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Linux - October 22, 2011

Linux `at` and `batch` one-time schedulers

Although CronTabs are useful, sometimes you just want to run a command at a given time once and not have it reoccurring. The commands `at` and `batch` can do just that.

The `at` command can be used to run a command based on a specific time. Lets say you wanted to run a command 1 day in advance or even 1 hour from your current time, `at` would be the tool to use.

`batch` on the other hand runs commands based on the systems load average. By default it will run when the load average is less then 0.8.

Installation

Before using the command we need to make sure the `at` package is installed. We can do this as follows:

rpm –qa | grep ^at

This will display a list of packages that start with the word at. If you do not have the at package installed you can install it by using the rpm command or yum.

yum install at

Installing the at package also installed the batch binary.

`at` Usage

Lets say you wanted to schedule at to run a specific command at a future time. You could do this by specifying the at command followed by a future time: at

at 12:30

Then press enter, and you will be prompted to enter a command. For this example, I’m going to output the current date and time to a file in the root directory.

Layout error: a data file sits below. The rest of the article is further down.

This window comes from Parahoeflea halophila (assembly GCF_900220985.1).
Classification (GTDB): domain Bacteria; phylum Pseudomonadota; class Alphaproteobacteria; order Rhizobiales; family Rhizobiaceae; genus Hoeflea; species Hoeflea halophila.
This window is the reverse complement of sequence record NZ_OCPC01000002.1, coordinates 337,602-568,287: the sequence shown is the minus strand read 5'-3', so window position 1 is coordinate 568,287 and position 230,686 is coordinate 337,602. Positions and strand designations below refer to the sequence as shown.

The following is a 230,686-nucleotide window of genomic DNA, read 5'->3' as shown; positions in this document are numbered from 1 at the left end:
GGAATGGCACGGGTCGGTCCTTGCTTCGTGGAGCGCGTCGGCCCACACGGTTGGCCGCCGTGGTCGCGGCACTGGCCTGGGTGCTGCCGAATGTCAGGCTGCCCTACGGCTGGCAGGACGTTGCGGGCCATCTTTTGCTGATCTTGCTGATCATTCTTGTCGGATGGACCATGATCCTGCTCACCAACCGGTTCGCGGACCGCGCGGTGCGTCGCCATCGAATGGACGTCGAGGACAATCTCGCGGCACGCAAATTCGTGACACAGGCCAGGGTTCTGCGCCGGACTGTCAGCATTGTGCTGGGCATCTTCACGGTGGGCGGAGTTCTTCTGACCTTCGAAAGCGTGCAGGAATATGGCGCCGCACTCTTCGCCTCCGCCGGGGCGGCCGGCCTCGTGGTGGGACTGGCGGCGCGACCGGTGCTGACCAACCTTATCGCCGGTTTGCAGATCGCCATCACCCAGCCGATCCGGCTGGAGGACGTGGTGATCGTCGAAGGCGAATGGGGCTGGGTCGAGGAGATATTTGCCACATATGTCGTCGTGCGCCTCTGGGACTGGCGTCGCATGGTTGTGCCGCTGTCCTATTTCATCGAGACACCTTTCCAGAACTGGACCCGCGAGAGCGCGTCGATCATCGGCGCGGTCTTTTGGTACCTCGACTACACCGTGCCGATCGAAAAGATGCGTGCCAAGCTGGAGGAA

date >> /root/datelog.txt

Then you could press CTRL-D to issue the one time cron, or you could press enter to issue another command for the same scheduled task.

You could also specify a number of days to wait until running the given command by doing the following:

at now + 1 day

Then you will be prompted for your command. After you type the command you want to issue, press CTRL-D to set your schedule.

To view a list of items in the at queue you can type the following:

atq

This would list all of the tasks you have scheduled via at. You will also see a list of numbers in front of each task. Each number specifies the job number for that task. You can use that job number in order to remove the scheduled task from running.

atrm 5

For my example, the job number we scheduled was set to 5. In order to remove the scheduled task you type the command atrm followed by the job number.

`batch` Usage

The batch utility does not allow any command line options. In order to use batch, you simply just type the word batch.

batch

Press enter and then type the command you wish to issue.

uptime >> /root/uptime.txt

After issuing your command press CTRL-D to apply it. It will then be run the next time your server load is less then 0.8.

Let me know if you have any questions below.

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